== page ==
Is COS safe in women with cancer?
There is little published data about the safety of a COS to bank embryos or oocytes prior to cancer treatments. Hypothetical risks include:
The risk of delaying cancer treatments to undergo a COS cycle
- Several researchers have published reassuring data, demonstrating that cancer treatments are not significantly delayed2,3.
- Baynosa et al. evaluated this concern and did not demonstrate a delay in the start of chemotherapy, specifically in the breast cancer population2. The median time from definitive surgery to chemotherapy was 30 days (range 12-100 days) in women who underwent COS compared to 29 days (range 12 to 120 days) in women who did not.
- In a study of 205 COS cycles for women with a variety of cancer types, the FertiPROTEKT network reports that “none of the patients needed to have the start of their chemotherapy postponed beyond the time that had been planned for ovarian stimulation”3.
The risk that COS may itself increase the risk of cancer recurrence
- This may be even more of a concern in women with hormone-sensitive cancers.
- The only published study evaluating cancer recurrence looks specifically at breast cancer patients using the letrozole protocol4.
Routine IVF risks may be heightened in a sicker cancer population
- Ovarian hyperstimulation syndrome (OHSS). Using a GnRHa trigger, instead of an HCG trigger, results in a lower incidence of OHSS and a more rapid drop in post-retrieval estrogen levels5. For example, many centers use Leuprolide acetate, 1-2 mg SQ.
- Oocyte retrieval procedure
- Coagulopathy, clotting risks
- Infection risk
Is COH safe in women with hormone-sensitive cancers?
Background about the letrozole protocol
- With the goal of mitigating the peak estradiol levels during stimulation, Oktay et al. developed a modified protocol using an anti-cancer hormonal therapy during an “Antagonist Cycle” in women with hormone-sensitive breast cancer1,3.
- Various strategies to decrease peak estrogen levels have been employed, using either aromatase inhibitors or anti-estrogens. In a non-randomized trial looking at IVF cycles with gonadotropins plus either tamoxifen or letrozole, IVF outcomes were similar, but the peak estradiol levels were significantly lower with the letrozole treatment1. Another study looked at the aromatase-inhibitor anastrozole, which has been shown to be 2.5 times more potent at suppressing estrogen levels than letrozole6. However, interestingly, in combination with gonadotropins in an IVF cycle, overall estradiol levels were higher in women on anastrozole versus letrozole4.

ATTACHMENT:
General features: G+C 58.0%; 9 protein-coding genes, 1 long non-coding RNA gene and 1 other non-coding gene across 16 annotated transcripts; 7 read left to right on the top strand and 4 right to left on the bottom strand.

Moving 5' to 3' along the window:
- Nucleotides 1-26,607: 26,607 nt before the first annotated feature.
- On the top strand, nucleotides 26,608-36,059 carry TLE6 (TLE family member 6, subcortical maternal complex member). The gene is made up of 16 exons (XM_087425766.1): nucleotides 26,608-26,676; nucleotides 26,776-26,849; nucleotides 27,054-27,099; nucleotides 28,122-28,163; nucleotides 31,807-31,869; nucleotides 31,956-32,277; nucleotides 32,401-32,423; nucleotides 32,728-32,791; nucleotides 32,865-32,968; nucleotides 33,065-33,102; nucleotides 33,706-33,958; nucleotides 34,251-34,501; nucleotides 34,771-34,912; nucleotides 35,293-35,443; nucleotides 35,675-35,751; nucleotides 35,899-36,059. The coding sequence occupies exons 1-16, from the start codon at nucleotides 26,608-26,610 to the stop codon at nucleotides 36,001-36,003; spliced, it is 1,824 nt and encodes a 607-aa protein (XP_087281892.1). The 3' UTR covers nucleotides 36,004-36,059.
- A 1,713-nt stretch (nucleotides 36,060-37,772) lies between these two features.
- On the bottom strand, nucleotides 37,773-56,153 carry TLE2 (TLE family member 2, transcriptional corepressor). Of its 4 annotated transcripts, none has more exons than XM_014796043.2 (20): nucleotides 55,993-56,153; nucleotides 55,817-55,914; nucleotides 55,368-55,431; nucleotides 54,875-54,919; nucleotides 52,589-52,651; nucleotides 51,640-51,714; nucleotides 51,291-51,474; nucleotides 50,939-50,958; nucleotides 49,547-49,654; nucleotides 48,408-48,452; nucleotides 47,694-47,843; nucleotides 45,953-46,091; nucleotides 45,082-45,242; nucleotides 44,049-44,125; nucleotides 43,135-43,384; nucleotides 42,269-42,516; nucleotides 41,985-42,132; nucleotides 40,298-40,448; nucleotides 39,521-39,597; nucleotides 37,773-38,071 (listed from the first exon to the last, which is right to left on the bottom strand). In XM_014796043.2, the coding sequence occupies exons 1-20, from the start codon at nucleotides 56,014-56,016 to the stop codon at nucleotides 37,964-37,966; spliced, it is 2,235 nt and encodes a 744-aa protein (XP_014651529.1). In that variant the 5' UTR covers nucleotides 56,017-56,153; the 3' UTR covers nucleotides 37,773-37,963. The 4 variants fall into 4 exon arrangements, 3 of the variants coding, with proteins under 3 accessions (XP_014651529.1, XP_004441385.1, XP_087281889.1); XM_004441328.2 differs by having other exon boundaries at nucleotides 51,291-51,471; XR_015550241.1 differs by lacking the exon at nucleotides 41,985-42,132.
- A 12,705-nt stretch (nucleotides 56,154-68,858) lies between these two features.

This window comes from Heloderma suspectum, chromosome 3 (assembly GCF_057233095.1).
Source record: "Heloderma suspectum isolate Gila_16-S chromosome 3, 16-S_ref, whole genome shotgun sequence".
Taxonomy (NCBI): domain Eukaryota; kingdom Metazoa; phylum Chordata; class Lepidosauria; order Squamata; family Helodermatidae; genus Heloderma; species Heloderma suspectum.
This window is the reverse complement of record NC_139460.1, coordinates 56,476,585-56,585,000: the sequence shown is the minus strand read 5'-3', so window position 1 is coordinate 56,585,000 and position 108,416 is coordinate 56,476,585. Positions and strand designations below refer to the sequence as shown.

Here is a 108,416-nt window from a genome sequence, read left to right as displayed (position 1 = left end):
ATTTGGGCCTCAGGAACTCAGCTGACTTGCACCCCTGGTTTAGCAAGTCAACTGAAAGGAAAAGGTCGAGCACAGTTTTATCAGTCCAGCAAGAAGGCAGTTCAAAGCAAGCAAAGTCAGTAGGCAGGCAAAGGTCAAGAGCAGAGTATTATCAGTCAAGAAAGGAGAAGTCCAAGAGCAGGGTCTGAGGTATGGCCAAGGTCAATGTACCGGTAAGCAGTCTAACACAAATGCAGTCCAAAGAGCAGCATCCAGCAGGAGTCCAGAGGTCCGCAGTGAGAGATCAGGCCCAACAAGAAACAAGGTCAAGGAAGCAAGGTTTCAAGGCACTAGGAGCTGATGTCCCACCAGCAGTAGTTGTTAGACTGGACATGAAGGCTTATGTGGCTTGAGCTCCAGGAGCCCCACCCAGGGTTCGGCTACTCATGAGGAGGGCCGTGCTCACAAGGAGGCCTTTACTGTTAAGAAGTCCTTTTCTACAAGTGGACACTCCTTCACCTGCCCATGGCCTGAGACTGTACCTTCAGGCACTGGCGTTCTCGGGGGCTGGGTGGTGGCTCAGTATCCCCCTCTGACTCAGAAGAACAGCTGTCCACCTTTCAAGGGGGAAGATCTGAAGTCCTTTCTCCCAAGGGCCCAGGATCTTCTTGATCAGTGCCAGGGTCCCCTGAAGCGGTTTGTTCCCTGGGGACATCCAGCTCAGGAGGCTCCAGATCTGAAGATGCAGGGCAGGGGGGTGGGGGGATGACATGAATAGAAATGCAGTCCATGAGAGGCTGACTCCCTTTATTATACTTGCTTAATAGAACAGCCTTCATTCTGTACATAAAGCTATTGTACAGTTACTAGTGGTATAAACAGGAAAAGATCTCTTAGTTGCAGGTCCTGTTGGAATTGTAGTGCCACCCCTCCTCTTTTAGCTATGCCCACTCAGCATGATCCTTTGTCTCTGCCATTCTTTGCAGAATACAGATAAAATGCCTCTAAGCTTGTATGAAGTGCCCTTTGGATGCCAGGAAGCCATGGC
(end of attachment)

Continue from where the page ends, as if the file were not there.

- Therefore, in women with hormone-sensitive breast cancer, the recent focus has been COS with a combination of letrozole and gonadotropins.
- Subsequent studies have been published that are reassuring regarding IVF outcomes and safety of this protocol.
- In addition, one study used this protocol in women with another hormone-sensitive cancer, endometrial carcinoma7.
Letrozole protocol: IVF outcomes
Oktay et al.1 performed a retrospective analysis of IVF cycles in women with hormone sensitive cancers, looking at outcomes such as oocyte yield, peak estradiol levels, and time to chemotherapy start (Table 1).
- 47 women with Stage I-IIIa breast cancer
- IVF protocol with letrozole (see Box 1)
- Controls: Age-matched women undergoing IVF for tubal factor infertility
- No difference in the number of mature oocytes, fertilization rate, and number of days stimulated
- Significantly lower peak estradiol levels and less gonadotropin medications needed
Letrozole Protocol: Safety
Azim et al.4 followed women who underwent this modified IVF protocol using letrozole prospectively, and reported on recurrence rates over the next 2-3 years. (Table 2)
- Prospective evaluation
- Non-randomized study
- 215 women with breast cancer
- Cases: 79 patients - IVF (letrozole and FSH)
- Controls: 136 patients – no ovarian stimulation done
- Mean follow up: 23.4 months in IVF group, 33 months in controls
Conclusions: No difference in recurrence rates of breast cancer in women who underwent a letrozole stimulation protocol, compared to women who did not.
1. Oktay K, Hourvitz A, Sahin G, et al. Letrozole reduces estrogen and gonadotropin exposure in women with breast cancer undergoing ovarian stimulation before chemotherapy. J Clin Endocrinol Metab 2006;91:3885-90.
2. Baynosa J, Westphal LM, Madrigrano A, Wapnir I. Timing of breast cancer treatments with oocyte retrieval and embryo cryopreservation. J Am Coll Surg 2009; 209: 603-7.
3. Lawrenz B, Jauckus J, Kupka M, Strowitzki T, con Wolff M. Efficacy and safety of ovarian stimulation before chemotherapy in 205 cases. Fertil Steril 2010; 94: 2871-3.
4. Azim AA, Costantini-Ferrando M, Oktay K. Safety of fertility preservation by ovarian stimulation with letrozole and gonadotropins in patients with breast cancer: a prospective controlled study. J Clin Oncol 2008;26:2630-5.
5. Oktay K, Turkcuoglu I, Rodriguez-Wallberg KA. GnRH agonist trigger for women with breast cancer undergoing fertility preservation by aromatase inhibitor/FSH stimulation. Reprod Biomed Online; 20:738-8.
6. Geisler J, Haynes B, Anker G, Dowsett M, Lonning PE. Influence of letrozole and anastrozole on total body aromatization and plasma estrogen levels in postmenopausal breast cancer patients evaluated in a randomized, cross-over study. J Clin Oncol 2002;20:751-7.
7. Azim A, Oktay K. Letrozole for ovulation induction and fertility preservation by embryo cryopreservation in young women with endometrial carcinoma. Fertil Steril 2007;88:657-64.
About the Author
Jennifer Mersereau, MD, MSCI, is an reproductive endocrinologist in the University of North Carolina's Department of Obstetrics and Gynecology. As the Director of the Fertility Preservation Program, she has extensive experience guiding patients and physicians through the oncofertility experience.
Page last updated March 14, 2012.